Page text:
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eating and drinking of the funereal offerings. When the last person has left the mummy chamber, masons bring along slabs of stone and lime which they have ready and wall it up; the joints between the stones are so fine that the blade of a modern penknife can with difficulty be inserted to the depth of half an inch. We have seen Ani's body embalmed, we have watched all the stages of the manufacture of his coffin, we have seen the body dressed and laid in it, we have accompanied him to the tomb, we have gone through it and seen how it is arranged and decorated, and we have assisted at the funereal ceremonies; in his beautiful tomb then, let us leave him to enjoy his long rest in the company of his wife. Ani did not cause such a large and beautiful tomb to be hewn for him merely to gratify his pride; with him, as with all educated Egyptians, it was the outcome of the belief that his soul would revivify his body, and was the result of a firm assurance in his mind of the truth of the doctrine of immortality, which is the foundation of the Egyptian religion, and which was as deeply rooted in them as the hills are in the earth.

Mummy.1

Mummy is the term which is generally applied to the body of a human being, animal, bird, fish, or reptile, which has been preserved by means of bitumen, spices, gums, or natron. As far as can be discovered, the word is neither a Origin of corruption of the ancient Egyptian word for a preserved body, ^jTM ■■ nor of the more modern Coptic form of the hieroglyphic name. The word "mummy" is found in Byzantine Greek (/xovfiia, fjuofiiov), and in Latin,4 and indeed in almost all European languages. It is derived from the Arabic \jw<^«, "bitumen," and the Arabic word for mummy is dJ~<^c, which means a "bitumenized thing," or a body preserved by bitumen. The Syriac-speaking people called it ] fvnnVr^ the Greeks ■jrirrda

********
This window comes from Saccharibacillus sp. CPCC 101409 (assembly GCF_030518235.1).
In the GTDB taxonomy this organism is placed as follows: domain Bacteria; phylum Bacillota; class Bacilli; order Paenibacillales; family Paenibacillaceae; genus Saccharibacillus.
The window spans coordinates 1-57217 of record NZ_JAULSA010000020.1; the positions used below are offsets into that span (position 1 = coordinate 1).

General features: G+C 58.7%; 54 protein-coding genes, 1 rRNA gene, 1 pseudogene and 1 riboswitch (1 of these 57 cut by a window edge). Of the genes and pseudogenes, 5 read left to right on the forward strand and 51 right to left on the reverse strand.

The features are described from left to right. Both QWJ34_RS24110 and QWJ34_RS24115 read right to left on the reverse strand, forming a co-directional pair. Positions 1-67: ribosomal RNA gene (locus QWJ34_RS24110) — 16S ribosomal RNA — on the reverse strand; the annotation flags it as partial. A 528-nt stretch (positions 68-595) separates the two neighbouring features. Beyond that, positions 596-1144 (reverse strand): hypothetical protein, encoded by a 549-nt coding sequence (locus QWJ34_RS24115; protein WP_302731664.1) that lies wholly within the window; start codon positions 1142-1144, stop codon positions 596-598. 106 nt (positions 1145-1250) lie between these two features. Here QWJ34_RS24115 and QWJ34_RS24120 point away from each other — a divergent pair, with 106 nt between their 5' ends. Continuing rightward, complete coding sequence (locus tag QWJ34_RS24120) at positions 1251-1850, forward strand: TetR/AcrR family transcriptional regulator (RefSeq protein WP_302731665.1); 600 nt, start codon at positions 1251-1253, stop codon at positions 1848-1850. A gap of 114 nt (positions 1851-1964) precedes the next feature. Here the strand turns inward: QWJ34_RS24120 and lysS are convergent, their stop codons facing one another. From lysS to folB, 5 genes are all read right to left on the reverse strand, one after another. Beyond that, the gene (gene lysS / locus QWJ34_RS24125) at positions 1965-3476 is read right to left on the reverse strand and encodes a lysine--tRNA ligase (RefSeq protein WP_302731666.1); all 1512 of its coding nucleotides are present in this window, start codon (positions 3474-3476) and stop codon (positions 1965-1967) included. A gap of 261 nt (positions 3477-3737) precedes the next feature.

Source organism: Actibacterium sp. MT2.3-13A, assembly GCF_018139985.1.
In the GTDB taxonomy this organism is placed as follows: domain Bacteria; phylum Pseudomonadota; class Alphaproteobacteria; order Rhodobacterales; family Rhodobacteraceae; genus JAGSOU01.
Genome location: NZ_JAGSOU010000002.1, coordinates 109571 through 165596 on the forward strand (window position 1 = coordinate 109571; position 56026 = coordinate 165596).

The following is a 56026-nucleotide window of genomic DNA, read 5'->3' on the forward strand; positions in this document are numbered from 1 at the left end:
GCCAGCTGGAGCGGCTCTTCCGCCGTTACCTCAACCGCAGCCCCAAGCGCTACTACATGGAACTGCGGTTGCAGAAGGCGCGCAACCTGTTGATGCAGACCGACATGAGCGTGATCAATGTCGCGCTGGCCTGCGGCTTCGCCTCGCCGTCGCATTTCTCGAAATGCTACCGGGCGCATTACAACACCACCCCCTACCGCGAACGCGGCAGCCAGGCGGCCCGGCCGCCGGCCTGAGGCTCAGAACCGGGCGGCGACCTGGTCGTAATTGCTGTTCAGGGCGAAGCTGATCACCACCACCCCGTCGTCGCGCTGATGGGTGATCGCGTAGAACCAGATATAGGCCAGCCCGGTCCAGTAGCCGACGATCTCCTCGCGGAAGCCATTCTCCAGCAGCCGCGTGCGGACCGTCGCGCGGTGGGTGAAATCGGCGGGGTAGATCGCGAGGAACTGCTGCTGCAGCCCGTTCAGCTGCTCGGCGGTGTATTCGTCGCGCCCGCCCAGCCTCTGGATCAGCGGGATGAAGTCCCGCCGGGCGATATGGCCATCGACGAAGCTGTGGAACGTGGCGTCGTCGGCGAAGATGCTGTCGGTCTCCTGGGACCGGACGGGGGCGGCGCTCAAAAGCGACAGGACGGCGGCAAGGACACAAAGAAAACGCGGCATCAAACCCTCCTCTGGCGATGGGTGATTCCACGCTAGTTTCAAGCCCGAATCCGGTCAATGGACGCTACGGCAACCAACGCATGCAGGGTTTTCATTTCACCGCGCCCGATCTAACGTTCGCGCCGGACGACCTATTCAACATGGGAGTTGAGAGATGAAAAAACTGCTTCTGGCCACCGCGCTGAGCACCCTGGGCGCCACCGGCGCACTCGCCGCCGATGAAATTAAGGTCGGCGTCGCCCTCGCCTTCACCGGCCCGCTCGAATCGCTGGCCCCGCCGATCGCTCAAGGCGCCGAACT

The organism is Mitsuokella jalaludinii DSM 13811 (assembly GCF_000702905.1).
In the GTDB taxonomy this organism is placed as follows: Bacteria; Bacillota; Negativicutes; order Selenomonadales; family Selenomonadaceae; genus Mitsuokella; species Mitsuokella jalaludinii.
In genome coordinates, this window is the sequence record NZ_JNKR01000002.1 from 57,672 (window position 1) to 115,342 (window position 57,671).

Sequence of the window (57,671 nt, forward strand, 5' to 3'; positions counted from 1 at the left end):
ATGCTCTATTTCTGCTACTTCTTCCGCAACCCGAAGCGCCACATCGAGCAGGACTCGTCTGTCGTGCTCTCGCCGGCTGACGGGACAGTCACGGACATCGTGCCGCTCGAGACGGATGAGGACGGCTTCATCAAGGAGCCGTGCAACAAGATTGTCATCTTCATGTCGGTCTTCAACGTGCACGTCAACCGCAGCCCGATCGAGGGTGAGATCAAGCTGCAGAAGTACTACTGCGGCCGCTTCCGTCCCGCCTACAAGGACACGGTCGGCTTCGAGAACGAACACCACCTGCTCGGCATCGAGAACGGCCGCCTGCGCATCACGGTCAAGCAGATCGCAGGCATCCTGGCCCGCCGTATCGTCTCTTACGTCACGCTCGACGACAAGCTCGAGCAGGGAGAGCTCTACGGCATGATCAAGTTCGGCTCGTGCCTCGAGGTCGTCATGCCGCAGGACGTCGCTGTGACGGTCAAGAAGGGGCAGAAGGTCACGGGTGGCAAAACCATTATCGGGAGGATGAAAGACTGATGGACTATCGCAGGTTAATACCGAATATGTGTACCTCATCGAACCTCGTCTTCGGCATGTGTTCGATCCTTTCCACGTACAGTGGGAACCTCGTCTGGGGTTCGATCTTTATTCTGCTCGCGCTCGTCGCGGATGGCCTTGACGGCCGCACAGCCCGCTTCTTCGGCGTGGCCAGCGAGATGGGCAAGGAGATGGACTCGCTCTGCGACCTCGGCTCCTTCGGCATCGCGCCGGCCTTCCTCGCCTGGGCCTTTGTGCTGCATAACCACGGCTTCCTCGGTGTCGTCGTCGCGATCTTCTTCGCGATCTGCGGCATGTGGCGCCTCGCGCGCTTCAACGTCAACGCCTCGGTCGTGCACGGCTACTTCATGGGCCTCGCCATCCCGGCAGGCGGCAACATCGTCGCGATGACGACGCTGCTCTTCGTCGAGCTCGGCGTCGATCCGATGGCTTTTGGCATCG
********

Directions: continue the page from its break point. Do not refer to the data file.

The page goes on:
1 I have reproduced here many paragraphs from my Prefatory Remarks made on Egyptian Mummies, on the occasion of the unrolling of the Mummy of Bak-Kan, privately printed; London, 1890.

1 It appears in Latin about A.d. 1000. Wiedemann, Herodots Zweites Bush; Leipzig, 1890, p. 349.

rfjaXro?, and the Persians call a drug used in medicine i_?"Ix*^. The celebrated Arabic physician Ibn Betar (died A.H. 646), quoting Dioscorides,1 who lived in the first century of our era, says that Mumia is found in the country called Apollonia, and that it flows down with water from the "lightning mountains," and being thrown by the water on the sides of the water courses, becomes hard and thick, and that it has a smell like that of pitch. Having further quoted the article by Dioscorides on Pittasphaltus, he adds, " What I say on this subject is as "Mummy" follows: The name m&mta ^j\j^,yo is given to the drug of siance which mention has just been made, and to that which is called embalming 'Bitumen of Judaea,' ^j^jJt Jul!, and to the m&mta of the bodies. tombs t^jjill i^b^y*}!, which is found in great quantities in Egypt, and which is nothing else than a mixture which the Byzantine Greeks used formerly for embalming their dead, in order that the dead bodies might remain in the state in which they were buried, and experience neither decay nor change. Bitumen of Judaea is the substance which is obtained from the Asphaltites Lake, Ij^j i^j^." 'Abd el-Latifs mentions that he saw milmta or bitumen which had been taken out of the skulls and stomachs of mummies sold in the towns, and he adds that he bought "the contents of three skulls for half an Egyptian dirhem," (_jLaJu jj^ SjLw* <j")j\ Xjjj e^-oyLil Jkiilj ijj-n^o and savs tna* it varies very little from mineral

pitch, for which it can be substituted if one takes the trouble to procure it.